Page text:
The first step to fighting corruption is to strengthen the efficiency and independence of the justice system. So much of this fight depends on the relationship between political leaders and the institutions responsible for enforcing and interpreting the law.
Julius Maada Bio had barely been sworn in as Sierra Leone’s president in 2018 when he began sharpening his knives. He appointed a transition team to probe the last administration and this team claimed to find widespread corruption.
Next, he created three commissions of inquiry to investigate the claims further. He also sacked the head of the anti-corruption agency and appointed his own man. Within two years, opposition figures including the former vice president were arrested, their properties were seized and more than 100 of them were banned from leaving the country.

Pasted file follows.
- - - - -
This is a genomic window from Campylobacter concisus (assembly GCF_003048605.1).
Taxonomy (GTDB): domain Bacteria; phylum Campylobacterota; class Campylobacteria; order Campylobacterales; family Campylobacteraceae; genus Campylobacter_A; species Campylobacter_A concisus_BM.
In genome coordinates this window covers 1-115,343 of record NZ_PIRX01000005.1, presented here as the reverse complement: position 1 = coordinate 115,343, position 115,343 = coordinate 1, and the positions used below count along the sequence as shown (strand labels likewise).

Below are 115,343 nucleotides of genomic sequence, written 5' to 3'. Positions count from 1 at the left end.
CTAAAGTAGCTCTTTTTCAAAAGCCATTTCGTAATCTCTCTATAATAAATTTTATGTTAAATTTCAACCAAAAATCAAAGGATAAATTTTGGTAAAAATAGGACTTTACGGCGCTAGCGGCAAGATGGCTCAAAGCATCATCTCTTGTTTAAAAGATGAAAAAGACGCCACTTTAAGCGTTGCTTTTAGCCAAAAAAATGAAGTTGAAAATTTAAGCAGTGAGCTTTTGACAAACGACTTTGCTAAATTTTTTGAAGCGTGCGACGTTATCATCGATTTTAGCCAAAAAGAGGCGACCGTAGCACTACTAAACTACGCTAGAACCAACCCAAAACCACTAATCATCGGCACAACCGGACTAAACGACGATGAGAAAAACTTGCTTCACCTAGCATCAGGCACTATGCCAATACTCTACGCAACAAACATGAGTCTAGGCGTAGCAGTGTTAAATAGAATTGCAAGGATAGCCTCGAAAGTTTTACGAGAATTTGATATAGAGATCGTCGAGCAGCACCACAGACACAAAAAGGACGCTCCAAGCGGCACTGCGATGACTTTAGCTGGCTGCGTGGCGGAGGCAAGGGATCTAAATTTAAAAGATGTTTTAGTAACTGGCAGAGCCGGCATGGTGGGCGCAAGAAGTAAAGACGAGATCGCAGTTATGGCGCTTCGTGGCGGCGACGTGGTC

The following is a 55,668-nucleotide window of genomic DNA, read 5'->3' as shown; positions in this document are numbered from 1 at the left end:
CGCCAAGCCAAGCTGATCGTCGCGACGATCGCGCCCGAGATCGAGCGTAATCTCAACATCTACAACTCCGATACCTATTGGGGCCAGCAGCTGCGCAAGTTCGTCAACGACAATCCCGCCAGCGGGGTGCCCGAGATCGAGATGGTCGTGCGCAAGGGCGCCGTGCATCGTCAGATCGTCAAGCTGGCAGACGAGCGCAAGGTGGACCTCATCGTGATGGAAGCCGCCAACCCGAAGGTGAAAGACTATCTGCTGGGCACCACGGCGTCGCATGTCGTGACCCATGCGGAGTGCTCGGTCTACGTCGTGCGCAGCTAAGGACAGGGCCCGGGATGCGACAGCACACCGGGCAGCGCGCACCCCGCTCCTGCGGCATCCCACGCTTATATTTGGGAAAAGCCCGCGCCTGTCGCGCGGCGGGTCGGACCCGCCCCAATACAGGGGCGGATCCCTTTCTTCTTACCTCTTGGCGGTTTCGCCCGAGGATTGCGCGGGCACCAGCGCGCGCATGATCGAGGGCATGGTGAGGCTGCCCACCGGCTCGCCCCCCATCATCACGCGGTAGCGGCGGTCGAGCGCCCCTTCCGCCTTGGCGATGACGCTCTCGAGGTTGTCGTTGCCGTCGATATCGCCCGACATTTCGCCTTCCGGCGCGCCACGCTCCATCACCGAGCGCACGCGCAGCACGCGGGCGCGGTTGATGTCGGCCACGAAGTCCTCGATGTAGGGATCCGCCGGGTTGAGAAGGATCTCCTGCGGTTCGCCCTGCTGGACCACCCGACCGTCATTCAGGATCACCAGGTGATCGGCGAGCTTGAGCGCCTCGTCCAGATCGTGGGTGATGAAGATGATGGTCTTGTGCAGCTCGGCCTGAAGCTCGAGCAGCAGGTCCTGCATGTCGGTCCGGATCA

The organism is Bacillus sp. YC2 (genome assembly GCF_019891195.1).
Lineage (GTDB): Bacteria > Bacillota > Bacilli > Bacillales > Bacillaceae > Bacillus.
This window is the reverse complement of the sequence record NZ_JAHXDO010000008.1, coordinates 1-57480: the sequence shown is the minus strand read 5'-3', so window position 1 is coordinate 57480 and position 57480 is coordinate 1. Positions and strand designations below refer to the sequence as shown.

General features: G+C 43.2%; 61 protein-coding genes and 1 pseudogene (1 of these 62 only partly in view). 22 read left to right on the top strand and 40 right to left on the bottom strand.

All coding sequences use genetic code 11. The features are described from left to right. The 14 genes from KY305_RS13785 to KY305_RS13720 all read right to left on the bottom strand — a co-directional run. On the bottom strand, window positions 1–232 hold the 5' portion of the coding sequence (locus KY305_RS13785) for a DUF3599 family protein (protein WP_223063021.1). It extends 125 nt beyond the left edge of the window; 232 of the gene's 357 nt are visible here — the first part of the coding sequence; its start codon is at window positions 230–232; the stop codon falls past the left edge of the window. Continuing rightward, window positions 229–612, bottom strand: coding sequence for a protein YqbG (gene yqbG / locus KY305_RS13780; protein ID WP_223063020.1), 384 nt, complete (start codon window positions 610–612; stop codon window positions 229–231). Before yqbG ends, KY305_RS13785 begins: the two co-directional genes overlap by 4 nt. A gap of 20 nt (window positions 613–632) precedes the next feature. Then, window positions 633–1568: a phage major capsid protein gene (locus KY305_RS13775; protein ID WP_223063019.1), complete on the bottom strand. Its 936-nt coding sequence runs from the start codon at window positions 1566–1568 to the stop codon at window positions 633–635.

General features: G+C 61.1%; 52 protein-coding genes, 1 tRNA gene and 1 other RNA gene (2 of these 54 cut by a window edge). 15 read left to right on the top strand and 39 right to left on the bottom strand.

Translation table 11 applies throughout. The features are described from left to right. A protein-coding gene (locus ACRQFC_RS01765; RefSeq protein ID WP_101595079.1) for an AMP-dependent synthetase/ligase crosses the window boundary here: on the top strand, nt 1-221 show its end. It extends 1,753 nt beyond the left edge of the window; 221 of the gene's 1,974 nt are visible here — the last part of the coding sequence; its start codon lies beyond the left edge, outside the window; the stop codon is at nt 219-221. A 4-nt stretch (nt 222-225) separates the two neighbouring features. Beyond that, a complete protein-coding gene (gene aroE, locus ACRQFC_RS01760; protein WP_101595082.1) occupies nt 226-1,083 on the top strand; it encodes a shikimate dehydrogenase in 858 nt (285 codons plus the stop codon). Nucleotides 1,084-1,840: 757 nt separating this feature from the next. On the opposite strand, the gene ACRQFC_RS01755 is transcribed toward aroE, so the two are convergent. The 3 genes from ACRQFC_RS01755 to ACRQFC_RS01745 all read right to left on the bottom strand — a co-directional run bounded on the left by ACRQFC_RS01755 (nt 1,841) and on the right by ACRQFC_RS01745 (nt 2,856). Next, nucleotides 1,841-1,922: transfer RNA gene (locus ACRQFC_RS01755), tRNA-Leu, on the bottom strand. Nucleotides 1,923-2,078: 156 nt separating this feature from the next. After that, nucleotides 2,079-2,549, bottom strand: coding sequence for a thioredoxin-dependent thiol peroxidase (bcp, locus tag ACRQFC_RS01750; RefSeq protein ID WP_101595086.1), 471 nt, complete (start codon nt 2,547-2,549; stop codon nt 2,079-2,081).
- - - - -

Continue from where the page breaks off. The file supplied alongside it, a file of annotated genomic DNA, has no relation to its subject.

Meanwhile, very little changed in terms of institutional reform. Government audits and media reports show that Bio’s officials simply continued from where their predecessors stopped. His chief minister David Francis, who was removed on 30 April 2021, was the one who led the transition team that declared the last government corrupt. Yet, a newspaper reported this year that Francis’s close aides had been withdrawing huge amounts of cash from…